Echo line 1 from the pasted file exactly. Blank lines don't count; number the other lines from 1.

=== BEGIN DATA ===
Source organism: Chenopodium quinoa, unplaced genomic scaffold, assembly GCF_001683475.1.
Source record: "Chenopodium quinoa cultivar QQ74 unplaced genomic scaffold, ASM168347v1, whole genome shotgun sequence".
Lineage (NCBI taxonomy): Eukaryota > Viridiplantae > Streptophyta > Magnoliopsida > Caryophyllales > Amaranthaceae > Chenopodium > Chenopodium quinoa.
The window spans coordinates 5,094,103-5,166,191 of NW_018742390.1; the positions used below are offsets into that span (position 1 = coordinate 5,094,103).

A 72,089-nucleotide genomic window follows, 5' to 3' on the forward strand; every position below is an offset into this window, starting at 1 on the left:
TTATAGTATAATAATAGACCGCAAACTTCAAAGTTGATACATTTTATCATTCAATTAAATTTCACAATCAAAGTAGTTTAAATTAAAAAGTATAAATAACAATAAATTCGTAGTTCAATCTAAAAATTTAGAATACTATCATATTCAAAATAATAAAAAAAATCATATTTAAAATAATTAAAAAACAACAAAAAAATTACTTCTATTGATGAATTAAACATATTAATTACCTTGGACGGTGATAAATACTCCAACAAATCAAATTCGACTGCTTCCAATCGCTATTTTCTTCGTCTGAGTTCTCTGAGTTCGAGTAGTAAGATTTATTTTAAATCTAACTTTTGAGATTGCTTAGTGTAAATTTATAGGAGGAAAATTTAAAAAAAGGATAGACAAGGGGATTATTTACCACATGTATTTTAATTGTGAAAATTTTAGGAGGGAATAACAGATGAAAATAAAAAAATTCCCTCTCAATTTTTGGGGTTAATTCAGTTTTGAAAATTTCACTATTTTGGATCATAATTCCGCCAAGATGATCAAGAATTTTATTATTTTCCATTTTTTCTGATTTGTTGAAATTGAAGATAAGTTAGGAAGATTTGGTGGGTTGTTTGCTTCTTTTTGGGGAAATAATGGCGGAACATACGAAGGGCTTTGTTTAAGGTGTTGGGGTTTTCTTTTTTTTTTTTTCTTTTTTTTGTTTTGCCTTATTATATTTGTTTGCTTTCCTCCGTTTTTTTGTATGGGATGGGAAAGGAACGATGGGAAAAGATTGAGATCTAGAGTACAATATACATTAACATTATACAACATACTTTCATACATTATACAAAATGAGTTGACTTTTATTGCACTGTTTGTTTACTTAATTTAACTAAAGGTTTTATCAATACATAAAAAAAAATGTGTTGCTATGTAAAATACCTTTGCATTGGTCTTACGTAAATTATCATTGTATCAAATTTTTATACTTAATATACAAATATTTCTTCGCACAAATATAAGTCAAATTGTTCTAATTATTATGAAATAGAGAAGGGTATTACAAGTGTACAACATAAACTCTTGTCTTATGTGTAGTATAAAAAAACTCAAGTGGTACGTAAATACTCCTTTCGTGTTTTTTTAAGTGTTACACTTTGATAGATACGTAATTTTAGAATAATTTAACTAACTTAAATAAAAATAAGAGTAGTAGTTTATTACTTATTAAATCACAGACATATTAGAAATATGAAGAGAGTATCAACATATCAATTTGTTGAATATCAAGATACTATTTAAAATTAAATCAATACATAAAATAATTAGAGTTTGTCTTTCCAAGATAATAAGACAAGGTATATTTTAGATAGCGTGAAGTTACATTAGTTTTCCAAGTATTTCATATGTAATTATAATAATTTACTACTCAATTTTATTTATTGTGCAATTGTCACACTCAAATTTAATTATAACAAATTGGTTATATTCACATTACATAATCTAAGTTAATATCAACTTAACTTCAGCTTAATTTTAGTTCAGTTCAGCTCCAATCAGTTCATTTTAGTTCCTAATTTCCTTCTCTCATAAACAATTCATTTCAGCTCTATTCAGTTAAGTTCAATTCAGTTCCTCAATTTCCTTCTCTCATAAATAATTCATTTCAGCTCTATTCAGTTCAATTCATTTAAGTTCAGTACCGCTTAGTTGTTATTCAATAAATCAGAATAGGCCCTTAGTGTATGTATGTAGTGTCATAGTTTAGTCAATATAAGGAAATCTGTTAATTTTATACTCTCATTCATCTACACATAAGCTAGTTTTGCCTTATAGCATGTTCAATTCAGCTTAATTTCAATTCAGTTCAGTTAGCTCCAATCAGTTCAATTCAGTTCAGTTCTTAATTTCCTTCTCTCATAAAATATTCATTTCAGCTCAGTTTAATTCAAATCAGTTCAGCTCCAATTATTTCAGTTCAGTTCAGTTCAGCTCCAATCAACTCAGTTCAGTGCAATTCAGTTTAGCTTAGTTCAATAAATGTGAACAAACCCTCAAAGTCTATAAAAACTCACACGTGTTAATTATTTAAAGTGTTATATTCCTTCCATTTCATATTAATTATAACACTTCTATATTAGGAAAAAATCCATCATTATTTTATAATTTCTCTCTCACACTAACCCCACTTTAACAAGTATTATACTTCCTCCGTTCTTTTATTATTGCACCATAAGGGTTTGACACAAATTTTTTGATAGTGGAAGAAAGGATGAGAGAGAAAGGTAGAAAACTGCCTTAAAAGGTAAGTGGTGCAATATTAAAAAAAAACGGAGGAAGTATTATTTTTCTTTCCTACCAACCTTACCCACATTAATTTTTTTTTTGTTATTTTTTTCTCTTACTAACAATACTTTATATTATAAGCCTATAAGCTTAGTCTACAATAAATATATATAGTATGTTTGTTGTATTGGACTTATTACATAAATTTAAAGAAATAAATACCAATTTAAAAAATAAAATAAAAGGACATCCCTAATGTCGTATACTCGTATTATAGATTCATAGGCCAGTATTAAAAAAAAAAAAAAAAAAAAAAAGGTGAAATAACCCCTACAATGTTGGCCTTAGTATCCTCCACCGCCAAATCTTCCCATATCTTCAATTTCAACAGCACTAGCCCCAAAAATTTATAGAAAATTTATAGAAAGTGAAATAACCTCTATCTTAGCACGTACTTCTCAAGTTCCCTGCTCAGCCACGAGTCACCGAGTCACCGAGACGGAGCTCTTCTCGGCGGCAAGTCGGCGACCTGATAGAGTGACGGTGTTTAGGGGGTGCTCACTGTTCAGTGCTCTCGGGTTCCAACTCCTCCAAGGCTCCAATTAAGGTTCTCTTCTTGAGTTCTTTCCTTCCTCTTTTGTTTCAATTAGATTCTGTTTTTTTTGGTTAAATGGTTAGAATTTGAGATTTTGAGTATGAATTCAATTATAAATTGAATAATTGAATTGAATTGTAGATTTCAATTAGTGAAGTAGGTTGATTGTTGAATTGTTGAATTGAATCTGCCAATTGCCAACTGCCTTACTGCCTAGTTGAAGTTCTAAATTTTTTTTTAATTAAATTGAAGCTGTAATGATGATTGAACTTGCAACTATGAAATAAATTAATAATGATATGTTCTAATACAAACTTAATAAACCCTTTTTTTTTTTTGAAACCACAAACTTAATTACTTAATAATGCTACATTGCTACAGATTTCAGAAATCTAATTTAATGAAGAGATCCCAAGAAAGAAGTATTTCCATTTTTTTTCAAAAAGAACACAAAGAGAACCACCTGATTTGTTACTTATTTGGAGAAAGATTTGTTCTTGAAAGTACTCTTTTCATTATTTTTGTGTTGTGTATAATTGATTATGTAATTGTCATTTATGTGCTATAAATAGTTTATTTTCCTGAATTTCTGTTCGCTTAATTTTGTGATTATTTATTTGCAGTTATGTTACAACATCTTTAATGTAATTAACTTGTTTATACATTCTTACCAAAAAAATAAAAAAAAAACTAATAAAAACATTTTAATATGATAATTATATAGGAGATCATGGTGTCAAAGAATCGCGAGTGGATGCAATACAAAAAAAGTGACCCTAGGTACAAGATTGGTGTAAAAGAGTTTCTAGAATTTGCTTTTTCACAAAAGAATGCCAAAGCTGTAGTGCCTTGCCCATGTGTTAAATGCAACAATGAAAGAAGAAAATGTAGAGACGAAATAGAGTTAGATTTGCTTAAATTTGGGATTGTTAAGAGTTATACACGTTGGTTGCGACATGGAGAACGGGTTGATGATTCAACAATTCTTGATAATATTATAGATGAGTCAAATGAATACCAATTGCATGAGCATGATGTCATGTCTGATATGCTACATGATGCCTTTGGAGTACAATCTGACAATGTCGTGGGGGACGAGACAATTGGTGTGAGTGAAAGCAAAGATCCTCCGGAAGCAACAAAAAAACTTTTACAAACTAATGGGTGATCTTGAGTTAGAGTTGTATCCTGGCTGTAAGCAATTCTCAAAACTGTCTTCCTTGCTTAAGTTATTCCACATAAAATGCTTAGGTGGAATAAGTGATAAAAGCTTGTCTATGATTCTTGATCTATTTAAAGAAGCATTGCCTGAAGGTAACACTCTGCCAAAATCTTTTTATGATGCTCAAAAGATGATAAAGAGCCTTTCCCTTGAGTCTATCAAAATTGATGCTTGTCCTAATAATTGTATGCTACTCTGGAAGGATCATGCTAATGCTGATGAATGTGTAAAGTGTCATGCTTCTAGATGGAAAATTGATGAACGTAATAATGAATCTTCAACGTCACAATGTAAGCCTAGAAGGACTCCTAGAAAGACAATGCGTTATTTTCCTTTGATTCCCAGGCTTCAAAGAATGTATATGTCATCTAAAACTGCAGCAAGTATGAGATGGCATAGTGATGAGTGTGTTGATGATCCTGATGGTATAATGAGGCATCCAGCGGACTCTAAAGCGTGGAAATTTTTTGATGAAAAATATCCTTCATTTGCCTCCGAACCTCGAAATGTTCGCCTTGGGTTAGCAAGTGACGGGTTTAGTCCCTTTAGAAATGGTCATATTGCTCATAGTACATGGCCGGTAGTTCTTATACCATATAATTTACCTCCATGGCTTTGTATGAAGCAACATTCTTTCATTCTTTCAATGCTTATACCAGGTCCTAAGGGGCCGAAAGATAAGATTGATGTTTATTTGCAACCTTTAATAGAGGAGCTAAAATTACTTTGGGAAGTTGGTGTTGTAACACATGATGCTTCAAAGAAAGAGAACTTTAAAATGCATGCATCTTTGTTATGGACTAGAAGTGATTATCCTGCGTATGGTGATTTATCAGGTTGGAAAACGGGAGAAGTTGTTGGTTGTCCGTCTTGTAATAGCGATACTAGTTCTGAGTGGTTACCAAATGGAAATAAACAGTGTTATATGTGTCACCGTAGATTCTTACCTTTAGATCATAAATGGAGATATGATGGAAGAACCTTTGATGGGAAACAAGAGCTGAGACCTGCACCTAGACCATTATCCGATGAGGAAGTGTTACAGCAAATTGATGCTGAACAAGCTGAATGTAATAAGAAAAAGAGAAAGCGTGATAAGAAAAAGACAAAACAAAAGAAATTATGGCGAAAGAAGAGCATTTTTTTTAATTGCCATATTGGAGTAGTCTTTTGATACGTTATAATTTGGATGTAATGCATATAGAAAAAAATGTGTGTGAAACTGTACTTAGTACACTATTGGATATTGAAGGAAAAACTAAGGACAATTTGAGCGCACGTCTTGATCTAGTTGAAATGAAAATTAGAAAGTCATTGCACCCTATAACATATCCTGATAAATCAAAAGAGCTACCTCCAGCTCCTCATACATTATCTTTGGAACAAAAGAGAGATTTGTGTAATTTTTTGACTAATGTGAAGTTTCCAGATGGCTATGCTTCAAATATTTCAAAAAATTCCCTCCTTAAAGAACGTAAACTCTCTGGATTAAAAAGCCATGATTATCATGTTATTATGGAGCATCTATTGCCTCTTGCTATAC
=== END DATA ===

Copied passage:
Source organism: Chenopodium quinoa, unplaced genomic scaffold, assembly GCF_001683475.1.